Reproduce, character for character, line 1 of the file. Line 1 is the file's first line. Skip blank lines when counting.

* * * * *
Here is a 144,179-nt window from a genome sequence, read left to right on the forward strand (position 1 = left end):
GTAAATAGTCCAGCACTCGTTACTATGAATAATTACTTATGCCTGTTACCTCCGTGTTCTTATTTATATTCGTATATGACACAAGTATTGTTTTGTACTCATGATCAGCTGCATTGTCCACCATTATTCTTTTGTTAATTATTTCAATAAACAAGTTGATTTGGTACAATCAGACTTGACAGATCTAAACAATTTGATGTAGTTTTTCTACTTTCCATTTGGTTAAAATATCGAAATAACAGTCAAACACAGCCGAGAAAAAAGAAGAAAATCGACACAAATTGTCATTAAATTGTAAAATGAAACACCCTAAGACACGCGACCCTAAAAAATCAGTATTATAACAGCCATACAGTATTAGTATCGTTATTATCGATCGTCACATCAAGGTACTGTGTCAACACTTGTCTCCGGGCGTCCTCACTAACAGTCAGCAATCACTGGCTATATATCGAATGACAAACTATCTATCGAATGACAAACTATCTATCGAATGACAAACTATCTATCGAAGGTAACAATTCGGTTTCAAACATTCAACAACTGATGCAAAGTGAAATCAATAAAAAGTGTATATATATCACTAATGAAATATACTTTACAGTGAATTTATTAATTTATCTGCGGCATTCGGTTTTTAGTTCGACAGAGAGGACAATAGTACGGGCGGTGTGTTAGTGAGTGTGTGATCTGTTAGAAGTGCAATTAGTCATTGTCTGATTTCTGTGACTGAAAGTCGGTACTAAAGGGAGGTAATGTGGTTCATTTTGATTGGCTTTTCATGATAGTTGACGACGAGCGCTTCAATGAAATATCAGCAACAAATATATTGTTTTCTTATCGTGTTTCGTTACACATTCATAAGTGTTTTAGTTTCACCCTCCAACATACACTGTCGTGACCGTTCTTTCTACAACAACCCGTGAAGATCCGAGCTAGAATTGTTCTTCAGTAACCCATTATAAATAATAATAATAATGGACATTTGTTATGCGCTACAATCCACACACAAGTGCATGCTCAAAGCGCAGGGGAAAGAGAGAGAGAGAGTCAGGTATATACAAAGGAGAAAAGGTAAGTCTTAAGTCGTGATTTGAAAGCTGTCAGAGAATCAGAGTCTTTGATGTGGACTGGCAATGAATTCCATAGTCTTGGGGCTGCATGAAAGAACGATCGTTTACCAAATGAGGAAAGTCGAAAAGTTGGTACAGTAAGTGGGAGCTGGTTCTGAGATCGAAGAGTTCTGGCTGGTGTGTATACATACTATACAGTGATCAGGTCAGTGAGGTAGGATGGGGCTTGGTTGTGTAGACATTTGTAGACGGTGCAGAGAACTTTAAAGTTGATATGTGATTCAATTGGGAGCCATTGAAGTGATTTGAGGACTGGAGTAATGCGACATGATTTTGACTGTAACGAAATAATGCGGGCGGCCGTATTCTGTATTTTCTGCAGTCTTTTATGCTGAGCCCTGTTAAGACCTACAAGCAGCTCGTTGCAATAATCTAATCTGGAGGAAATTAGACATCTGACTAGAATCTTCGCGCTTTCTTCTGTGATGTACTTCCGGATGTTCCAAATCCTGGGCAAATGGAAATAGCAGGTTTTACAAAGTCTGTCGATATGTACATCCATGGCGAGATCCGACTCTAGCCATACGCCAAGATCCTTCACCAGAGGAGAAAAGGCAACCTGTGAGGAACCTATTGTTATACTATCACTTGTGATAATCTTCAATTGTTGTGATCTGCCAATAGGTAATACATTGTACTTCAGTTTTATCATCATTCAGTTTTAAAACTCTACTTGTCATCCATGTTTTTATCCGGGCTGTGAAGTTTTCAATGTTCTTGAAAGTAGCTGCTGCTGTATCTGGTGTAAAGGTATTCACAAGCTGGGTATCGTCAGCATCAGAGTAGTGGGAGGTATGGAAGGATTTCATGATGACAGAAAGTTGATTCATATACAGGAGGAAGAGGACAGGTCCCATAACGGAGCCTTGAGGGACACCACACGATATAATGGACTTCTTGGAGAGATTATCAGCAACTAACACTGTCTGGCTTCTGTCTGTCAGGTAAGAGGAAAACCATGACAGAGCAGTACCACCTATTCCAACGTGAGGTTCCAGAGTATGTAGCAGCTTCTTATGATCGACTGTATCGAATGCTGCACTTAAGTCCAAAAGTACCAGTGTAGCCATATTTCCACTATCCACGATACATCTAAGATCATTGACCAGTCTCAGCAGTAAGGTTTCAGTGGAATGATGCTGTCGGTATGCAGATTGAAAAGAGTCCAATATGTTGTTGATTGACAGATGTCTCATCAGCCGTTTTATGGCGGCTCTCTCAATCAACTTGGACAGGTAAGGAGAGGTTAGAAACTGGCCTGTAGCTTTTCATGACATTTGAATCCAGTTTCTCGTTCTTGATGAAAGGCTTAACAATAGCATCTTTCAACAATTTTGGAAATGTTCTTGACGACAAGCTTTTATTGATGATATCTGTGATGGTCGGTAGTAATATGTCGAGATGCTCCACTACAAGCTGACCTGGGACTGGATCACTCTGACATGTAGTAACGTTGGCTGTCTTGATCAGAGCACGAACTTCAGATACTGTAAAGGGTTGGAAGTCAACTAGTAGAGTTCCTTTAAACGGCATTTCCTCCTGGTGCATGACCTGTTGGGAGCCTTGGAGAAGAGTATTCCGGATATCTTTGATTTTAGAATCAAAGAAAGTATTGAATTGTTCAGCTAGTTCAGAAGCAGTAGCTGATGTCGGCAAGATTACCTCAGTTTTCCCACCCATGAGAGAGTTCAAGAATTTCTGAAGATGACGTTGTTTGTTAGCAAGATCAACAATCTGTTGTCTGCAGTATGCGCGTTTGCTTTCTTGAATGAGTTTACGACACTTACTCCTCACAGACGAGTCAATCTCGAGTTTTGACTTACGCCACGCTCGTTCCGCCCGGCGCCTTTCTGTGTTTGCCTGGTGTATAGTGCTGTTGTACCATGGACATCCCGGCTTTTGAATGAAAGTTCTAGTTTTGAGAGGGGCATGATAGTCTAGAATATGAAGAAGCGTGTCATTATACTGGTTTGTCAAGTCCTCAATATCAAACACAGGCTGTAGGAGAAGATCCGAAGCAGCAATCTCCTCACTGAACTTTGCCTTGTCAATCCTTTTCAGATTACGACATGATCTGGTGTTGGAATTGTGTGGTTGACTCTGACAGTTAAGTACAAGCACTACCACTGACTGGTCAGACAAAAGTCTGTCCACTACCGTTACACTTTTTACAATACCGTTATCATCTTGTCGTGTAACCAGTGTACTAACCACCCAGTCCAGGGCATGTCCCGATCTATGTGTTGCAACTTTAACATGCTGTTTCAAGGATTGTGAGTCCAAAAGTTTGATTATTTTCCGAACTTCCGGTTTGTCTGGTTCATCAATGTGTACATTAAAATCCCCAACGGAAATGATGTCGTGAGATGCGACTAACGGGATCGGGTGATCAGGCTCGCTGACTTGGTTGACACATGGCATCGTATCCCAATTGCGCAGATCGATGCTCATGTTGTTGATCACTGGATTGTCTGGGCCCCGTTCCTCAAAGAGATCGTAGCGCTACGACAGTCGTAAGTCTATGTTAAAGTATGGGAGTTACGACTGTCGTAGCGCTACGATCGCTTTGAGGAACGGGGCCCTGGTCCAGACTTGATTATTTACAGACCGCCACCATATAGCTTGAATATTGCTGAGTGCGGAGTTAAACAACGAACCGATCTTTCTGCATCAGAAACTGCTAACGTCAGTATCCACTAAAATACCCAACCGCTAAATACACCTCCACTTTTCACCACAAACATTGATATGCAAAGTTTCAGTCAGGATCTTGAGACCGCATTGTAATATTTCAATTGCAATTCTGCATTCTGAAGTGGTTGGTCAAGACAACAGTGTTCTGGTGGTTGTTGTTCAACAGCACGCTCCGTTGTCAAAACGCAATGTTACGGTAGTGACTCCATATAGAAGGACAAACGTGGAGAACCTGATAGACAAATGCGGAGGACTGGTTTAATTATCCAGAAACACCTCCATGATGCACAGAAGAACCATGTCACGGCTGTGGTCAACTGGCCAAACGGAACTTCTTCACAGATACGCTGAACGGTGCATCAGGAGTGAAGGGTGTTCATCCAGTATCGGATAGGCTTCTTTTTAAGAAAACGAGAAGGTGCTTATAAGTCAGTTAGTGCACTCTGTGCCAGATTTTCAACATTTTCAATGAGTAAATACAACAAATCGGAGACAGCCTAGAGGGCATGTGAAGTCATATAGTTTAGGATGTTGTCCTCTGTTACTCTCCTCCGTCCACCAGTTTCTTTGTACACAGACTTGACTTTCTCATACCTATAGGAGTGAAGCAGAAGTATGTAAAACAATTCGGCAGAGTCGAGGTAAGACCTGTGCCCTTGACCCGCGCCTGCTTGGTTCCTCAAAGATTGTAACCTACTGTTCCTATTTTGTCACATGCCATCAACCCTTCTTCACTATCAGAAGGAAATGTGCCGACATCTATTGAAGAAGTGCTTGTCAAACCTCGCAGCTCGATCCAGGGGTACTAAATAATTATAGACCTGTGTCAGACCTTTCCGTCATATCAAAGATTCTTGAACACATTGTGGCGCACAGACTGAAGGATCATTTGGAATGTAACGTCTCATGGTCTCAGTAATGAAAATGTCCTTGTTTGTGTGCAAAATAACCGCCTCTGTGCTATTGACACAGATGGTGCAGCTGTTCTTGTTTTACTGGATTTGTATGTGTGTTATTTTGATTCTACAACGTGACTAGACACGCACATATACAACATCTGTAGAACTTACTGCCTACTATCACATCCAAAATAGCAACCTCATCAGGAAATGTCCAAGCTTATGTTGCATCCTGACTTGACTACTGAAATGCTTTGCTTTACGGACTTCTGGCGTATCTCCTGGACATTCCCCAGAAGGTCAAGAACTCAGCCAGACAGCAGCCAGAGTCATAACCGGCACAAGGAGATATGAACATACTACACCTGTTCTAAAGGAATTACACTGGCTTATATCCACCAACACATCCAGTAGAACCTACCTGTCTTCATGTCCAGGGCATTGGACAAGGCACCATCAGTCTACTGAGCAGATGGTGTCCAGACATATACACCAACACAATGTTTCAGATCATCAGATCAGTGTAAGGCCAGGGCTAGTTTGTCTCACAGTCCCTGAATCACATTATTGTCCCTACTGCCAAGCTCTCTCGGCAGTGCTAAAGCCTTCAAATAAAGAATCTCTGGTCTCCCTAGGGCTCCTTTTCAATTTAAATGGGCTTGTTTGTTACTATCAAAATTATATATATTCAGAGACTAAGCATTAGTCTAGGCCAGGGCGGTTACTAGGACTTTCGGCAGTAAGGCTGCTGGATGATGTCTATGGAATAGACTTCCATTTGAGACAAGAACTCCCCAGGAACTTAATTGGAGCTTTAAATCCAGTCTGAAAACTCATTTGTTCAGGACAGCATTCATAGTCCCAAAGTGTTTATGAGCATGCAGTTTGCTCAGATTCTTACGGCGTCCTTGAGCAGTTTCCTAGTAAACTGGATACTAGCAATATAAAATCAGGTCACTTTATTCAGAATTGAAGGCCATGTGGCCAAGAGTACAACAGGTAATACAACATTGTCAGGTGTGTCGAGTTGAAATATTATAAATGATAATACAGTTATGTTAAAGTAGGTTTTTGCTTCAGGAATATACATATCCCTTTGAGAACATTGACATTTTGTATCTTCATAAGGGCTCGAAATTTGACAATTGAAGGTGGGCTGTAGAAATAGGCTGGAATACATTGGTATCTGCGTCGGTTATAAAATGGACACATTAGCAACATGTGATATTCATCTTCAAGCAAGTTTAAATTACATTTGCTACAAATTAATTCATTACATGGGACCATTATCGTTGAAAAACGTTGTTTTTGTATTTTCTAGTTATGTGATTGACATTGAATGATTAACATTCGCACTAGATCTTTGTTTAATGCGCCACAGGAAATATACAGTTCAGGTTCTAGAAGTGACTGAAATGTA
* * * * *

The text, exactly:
Here is a 144,179-nt window from a genome sequence, read left to right on the forward strand (position 1 = left end):